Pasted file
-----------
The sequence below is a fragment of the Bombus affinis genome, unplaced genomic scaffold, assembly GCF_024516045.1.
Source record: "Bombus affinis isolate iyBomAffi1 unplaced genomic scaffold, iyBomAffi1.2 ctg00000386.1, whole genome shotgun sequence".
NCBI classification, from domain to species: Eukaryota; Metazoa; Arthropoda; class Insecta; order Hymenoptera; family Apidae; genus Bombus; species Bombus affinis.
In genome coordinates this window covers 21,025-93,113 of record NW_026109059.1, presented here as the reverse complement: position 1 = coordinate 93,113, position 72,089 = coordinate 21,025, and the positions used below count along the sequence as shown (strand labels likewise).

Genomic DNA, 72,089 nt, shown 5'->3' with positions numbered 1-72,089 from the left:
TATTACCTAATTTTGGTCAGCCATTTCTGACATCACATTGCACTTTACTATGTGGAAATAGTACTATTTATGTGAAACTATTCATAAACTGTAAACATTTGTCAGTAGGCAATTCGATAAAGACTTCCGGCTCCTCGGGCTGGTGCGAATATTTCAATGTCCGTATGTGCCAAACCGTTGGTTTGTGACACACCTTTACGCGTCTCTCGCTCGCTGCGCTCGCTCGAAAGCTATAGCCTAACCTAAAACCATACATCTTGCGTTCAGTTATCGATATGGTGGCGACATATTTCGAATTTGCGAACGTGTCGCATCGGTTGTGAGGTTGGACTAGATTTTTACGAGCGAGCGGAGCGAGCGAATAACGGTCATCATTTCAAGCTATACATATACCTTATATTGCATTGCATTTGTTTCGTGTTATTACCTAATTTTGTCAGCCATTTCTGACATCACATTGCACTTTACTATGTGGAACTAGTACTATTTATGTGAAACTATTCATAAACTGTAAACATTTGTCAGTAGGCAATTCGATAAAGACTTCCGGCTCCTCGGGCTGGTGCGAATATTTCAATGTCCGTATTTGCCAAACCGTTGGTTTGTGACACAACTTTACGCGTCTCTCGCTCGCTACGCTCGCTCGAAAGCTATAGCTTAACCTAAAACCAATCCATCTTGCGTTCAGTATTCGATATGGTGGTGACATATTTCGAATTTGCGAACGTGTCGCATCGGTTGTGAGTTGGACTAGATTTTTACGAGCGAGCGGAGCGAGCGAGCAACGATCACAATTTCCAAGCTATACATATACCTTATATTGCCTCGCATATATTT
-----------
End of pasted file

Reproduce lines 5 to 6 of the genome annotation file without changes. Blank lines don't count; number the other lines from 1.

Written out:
Genomic DNA, 72,089 nt, shown 5'->3' with positions numbered 1-72,089 from the left:
TATTACCTAATTTTGGTCAGCCATTTCTGACATCACATTGCACTTTACTATGTGGAAATAGTACTATTTATGTGAAACTATTCATAAACTGTAAACATTTGTCAGTAGGCAATTCGATAAAGACTTCCGGCTCCTCGGGCTGGTGCGAATATTTCAATGTCCGTATGTGCCAAACCGTTGGTTTGTGACACACCTTTACGCGTCTCTCGCTCGCTGCGCTCGCTCGAAAGCTATAGCCTAACCTAAAACCATACATCTTGCGTTCAGTTATCGATATGGTGGCGACATATTTCGAATTTGCGAACGTGTCGCATCGGTTGTGAGGTTGGACTAGATTTTTACGAGCGAGCGGAGCGAGCGAATAACGGTCATCATTTCAAGCTATACATATACCTTATATTGCATTGCATTTGTTTCGTGTTATTACCTAATTTTGTCAGCCATTTCTGACATCACATTGCACTTTACTATGTGGAACTAGTACTATTTATGTGAAACTATTCATAAACTGTAAACATTTGTCAGTAGGCAATTCGATAAAGACTTCCGGCTCCTCGGGCTGGTGCGAATATTTCAATGTCCGTATTTGCCAAACCGTTGGTTTGTGACACAACTTTACGCGTCTCTCGCTCGCTACGCTCGCTCGAAAGCTATAGCTTAACCTAAAACCAATCCATCTTGCGTTCAGTATTCGATATGGTGGTGACATATTTCGAATTTGCGAACGTGTCGCATCGGTTGTGAGTTGGACTAGATTTTTACGAGCGAGCGGAGCGAGCGAGCAACGATCACAATTTCCAAGCTATACATATACCTTATATTGCCTCGCATATATTT